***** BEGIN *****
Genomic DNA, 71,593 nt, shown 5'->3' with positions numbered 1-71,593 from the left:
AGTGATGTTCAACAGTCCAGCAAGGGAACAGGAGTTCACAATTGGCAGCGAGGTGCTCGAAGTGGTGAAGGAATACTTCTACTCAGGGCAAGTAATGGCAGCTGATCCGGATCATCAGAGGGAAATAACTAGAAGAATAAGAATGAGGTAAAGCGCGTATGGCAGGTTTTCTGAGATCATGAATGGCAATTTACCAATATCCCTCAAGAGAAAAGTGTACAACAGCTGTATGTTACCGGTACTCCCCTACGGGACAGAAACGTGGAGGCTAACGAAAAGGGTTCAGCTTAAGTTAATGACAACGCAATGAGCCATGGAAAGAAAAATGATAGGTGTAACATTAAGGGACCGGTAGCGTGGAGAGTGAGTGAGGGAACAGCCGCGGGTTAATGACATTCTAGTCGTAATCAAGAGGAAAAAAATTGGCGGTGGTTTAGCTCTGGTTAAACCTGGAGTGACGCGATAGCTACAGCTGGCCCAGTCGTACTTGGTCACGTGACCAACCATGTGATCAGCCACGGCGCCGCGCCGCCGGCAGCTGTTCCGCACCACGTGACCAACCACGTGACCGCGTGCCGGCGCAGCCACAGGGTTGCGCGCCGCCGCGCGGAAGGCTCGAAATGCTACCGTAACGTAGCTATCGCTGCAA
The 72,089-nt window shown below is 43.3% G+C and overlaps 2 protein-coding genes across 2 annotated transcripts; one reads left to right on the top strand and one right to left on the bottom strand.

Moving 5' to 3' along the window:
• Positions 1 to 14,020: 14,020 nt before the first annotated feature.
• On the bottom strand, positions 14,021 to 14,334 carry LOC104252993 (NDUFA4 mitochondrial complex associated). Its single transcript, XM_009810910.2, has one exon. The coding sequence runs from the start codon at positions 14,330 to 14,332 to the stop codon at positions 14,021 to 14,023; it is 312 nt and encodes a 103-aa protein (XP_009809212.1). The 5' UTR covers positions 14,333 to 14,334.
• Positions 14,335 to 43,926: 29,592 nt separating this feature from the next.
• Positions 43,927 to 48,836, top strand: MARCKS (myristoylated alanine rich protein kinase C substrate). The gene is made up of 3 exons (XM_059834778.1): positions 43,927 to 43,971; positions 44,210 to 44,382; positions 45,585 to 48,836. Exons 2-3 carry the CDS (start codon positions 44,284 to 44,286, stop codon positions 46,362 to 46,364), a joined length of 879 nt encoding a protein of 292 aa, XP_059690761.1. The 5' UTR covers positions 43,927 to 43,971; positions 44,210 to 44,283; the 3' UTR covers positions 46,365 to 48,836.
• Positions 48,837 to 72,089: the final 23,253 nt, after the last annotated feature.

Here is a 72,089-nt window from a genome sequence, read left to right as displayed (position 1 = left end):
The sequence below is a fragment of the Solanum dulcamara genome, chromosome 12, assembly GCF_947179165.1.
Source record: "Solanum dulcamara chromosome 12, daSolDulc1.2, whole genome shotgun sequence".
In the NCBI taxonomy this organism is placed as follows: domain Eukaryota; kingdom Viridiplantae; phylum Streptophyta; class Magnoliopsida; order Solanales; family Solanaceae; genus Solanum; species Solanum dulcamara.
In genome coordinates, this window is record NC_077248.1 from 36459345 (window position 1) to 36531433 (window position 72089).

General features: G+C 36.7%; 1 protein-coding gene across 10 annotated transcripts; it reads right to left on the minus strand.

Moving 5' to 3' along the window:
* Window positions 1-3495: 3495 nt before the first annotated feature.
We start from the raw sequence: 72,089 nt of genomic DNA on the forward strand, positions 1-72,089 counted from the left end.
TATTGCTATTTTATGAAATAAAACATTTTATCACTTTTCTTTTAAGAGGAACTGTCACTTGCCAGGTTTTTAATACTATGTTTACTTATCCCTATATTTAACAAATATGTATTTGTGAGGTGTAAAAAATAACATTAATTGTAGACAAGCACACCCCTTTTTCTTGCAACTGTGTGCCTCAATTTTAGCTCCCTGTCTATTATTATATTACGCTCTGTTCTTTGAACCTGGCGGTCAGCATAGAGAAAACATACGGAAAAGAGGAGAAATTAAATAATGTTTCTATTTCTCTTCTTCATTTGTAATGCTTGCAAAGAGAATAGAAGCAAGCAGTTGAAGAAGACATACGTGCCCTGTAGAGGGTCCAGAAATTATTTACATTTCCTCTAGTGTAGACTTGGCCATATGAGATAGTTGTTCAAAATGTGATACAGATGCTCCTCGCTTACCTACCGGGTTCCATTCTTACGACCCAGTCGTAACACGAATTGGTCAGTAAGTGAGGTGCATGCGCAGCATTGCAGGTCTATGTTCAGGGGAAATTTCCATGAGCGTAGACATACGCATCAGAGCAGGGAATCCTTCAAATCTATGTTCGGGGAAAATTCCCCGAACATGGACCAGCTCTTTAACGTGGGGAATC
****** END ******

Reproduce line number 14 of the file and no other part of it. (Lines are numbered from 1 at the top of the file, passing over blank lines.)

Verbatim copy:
In genome coordinates, this window is record NC_077248.1 from 36459345 (window position 1) to 36531433 (window position 72089).